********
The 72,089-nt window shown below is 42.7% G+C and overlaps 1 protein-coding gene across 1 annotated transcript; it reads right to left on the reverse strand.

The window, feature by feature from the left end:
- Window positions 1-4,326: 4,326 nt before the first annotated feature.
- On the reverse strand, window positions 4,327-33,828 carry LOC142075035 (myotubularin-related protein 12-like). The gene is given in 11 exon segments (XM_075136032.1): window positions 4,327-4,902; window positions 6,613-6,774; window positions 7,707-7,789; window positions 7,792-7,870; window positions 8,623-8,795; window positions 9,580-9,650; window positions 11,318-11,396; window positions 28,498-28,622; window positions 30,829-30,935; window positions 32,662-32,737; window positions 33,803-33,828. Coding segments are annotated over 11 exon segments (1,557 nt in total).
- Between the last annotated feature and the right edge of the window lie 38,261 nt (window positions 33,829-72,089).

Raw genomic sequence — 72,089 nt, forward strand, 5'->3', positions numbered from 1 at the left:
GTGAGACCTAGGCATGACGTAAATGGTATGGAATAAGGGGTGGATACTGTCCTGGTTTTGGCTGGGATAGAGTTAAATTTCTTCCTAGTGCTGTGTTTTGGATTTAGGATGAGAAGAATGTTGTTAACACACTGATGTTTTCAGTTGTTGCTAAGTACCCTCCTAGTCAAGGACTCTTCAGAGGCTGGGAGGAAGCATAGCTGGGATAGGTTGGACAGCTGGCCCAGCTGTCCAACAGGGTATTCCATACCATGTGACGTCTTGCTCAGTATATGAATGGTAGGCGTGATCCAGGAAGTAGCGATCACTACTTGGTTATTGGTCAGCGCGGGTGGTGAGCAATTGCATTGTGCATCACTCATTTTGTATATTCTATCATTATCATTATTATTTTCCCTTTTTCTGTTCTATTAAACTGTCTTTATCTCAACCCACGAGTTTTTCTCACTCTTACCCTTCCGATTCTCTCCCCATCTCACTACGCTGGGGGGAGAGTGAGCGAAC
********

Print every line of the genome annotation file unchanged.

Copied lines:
The 72,089-nt window shown below is 42.7% G+C and overlaps 1 protein-coding gene across 1 annotated transcript; it reads right to left on the reverse strand.

The window, feature by feature from the left end:
- Window positions 1-4,326: 4,326 nt before the first annotated feature.
- On the reverse strand, window positions 4,327-33,828 carry LOC142075035 (myotubularin-related protein 12-like). The gene is given in 11 exon segments (XM_075136032.1): window positions 4,327-4,902; window positions 6,613-6,774; window positions 7,707-7,789; window positions 7,792-7,870; window positions 8,623-8,795; window positions 9,580-9,650; window positions 11,318-11,396; window positions 28,498-28,622; window positions 30,829-30,935; window positions 32,662-32,737; window positions 33,803-33,828. Coding segments are annotated over 11 exon segments (1,557 nt in total).
- Between the last annotated feature and the right edge of the window lie 38,261 nt (window positions 33,829-72,089).

Raw genomic sequence — 72,089 nt, forward strand, 5'->3', positions numbered from 1 at the left:
GTGAGACCTAGGCATGACGTAAATGGTATGGAATAAGGGGTGGATACTGTCCTGGTTTTGGCTGGGATAGAGTTAAATTTCTTCCTAGTGCTGTGTTTTGGATTTAGGATGAGAAGAATGTTGTTAACACACTGATGTTTTCAGTTGTTGCTAAGTACCCTCCTAGTCAAGGACTCTTCAGAGGCTGGGAGGAAGCATAGCTGGGATAGGTTGGACAGCTGGCCCAGCTGTCCAACAGGGTATTCCATACCATGTGACGTCTTGCTCAGTATATGAATGGTAGGCGTGATCCAGGAAGTAGCGATCACTACTTGGTTATTGGTCAGCGCGGGTGGTGAGCAATTGCATTGTGCATCACTCATTTTGTATATTCTATCATTATCATTATTATTTTCCCTTTTTCTGTTCTATTAAACTGTCTTTATCTCAACCCACGAGTTTTTCTCACTCTTACCCTTCCGATTCTCTCCCCATCTCACTACGCTGGGGGGAGAGTGAGCGAAC